Packing is not the same as re-packing

I have a pet peeve that I know is totally trivial and shouldn’t annoy me, but it just does. It’s essentially this: for some unexplainable reason, I have always been kind of annoyed by “how to pack” articles that include the  little bit about “rolling instead of folding” and things like that. I know, I know, it’s totally trivial. I warned you.

But today, I finally discovered why these articles annoy me.

As I was glancing over this infographic about packing efficientlty (HT: TravelBloggerBuzz), I realized that these articles are annoying to me because all the little details that are helpful for packing more things into your bag, are actually unhelpful for unpacking and repacking frequently, a necessary part of pretty much all of my travels.  In other words, these tips may be great for someone who needs to pack once, unpack once, and then stay put somewhere for a long period of time before repacking and heading home.

But for someone hotel hopping, it’s just not helpful. At least not in my opinion.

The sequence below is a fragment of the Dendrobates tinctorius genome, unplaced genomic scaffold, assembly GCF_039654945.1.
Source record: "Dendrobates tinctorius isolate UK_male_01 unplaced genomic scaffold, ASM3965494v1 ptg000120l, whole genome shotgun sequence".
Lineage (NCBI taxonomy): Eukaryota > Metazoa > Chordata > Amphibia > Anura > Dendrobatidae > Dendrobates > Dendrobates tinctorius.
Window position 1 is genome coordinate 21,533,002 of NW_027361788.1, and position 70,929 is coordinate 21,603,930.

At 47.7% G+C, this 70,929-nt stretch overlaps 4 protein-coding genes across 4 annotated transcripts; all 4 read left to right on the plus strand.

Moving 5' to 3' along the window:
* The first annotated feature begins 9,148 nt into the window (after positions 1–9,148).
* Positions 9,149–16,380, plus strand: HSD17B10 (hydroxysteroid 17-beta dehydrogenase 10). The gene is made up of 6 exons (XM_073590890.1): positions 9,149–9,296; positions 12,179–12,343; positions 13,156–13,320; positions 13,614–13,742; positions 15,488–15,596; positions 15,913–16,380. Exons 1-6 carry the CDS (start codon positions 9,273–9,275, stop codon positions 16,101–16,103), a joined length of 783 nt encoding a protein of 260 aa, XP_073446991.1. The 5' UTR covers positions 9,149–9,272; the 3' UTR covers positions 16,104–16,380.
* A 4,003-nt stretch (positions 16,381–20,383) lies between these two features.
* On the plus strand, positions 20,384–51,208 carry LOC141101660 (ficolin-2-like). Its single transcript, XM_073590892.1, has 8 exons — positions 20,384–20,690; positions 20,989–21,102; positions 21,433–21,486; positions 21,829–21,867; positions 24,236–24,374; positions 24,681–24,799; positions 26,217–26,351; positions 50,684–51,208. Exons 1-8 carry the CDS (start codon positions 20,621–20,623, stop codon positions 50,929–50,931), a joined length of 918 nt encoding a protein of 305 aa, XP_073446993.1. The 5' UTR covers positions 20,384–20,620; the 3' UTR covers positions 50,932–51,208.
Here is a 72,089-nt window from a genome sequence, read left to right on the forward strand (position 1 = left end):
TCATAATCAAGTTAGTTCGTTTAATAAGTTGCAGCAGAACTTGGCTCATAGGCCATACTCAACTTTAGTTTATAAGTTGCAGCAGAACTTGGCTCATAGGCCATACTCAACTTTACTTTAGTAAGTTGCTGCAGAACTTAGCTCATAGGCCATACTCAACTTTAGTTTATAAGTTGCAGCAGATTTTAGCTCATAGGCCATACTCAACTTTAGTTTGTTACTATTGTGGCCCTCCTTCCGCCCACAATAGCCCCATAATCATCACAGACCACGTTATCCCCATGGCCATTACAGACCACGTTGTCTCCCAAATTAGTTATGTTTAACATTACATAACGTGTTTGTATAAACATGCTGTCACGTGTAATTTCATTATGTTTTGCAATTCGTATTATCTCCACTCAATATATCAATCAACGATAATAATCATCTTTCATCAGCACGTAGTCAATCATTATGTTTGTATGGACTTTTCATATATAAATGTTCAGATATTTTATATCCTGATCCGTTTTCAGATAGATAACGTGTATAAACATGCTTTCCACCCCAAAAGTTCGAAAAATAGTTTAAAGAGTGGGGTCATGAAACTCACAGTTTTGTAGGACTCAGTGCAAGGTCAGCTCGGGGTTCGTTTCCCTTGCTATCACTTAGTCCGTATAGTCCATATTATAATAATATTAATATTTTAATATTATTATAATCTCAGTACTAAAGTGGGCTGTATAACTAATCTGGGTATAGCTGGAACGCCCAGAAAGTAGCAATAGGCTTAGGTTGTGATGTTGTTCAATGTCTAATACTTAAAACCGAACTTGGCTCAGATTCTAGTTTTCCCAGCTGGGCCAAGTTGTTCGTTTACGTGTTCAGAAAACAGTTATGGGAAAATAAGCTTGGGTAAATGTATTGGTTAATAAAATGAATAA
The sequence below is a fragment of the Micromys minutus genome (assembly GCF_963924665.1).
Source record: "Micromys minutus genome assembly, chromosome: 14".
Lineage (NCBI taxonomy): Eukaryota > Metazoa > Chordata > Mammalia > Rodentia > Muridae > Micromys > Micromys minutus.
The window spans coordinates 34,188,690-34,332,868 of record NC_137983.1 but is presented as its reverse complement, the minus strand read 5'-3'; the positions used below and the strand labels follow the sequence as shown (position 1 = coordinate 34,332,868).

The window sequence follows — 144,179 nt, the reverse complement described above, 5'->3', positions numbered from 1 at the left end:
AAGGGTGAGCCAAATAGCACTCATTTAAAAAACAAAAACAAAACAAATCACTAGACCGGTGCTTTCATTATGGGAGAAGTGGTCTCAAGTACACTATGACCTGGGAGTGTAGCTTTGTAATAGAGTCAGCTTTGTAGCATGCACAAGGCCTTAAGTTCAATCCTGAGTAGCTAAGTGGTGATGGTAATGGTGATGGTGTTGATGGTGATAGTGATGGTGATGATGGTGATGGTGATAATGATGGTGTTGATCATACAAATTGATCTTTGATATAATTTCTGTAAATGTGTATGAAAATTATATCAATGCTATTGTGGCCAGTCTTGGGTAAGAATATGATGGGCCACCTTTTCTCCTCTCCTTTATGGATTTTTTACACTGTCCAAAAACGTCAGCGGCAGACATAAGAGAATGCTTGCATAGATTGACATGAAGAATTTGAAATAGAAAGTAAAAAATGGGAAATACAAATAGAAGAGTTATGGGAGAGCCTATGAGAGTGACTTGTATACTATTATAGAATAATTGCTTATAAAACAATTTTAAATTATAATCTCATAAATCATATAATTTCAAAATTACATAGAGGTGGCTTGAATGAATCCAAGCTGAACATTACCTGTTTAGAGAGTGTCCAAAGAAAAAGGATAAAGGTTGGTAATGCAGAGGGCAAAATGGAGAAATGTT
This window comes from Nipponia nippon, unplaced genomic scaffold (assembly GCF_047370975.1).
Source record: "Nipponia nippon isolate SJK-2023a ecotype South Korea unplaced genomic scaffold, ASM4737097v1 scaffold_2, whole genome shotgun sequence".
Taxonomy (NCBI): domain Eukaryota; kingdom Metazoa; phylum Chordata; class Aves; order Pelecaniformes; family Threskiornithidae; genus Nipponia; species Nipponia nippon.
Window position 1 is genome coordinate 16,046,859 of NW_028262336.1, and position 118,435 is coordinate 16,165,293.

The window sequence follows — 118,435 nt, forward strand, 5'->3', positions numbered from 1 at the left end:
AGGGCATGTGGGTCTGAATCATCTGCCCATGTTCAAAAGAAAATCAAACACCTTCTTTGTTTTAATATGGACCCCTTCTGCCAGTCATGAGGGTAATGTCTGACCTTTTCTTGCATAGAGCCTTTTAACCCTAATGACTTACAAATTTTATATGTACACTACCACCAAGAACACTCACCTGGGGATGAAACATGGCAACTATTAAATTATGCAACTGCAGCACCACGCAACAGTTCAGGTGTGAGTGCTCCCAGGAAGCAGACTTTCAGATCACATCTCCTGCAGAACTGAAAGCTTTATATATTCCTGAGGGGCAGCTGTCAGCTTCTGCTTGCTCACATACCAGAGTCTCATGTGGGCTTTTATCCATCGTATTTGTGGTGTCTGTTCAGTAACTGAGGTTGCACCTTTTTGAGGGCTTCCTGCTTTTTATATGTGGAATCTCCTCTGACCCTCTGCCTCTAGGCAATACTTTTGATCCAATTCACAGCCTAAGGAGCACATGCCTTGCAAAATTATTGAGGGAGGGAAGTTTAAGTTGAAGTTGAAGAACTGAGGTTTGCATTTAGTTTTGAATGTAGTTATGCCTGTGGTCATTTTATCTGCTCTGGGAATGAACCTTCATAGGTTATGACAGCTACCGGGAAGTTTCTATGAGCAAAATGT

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The myth of the “off the beaten path” destination

While checking out some of the (non miles and points) travel blogs that I follow this morning, I realized how hard it actually is to travel somewhere that is actually off the beaten path.

In surfing through About Me pages and blogrolls I realized how many of the “off the beaten path” destinations are more realistically, “second on the beaten path” destinations. Places that casual vacationers may not squeeze into a two week trip to Europe, but people backpacking for a longer stretch of time likely will.

For example when we traveled to Slovenia, I had just barely heard of Ljubljana, the capital, and had never really heard of Bled. Still, somehow, (through Drew’s research most likely,) we ended up in Bled. It was the dead of winter so there were hardly any tourists and the place had this magic floating about in the form of low-hanging clouds. Everything was shrouded in mist, mysterious and completely novel. I felt like we’d found that hidden gem of a place.

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Destination superlatives

I have always wanted to do a “travel superlatives” post to honor some of the most defining features of the 60-ish destinations we’ve seen so far.  I mean, I don’t know how many times Drew and I have been bored on a bus or walking down some foreign city streets frivolously exchanging our various judgements of the places we’d just seen and how they compare to other places we’ve seen.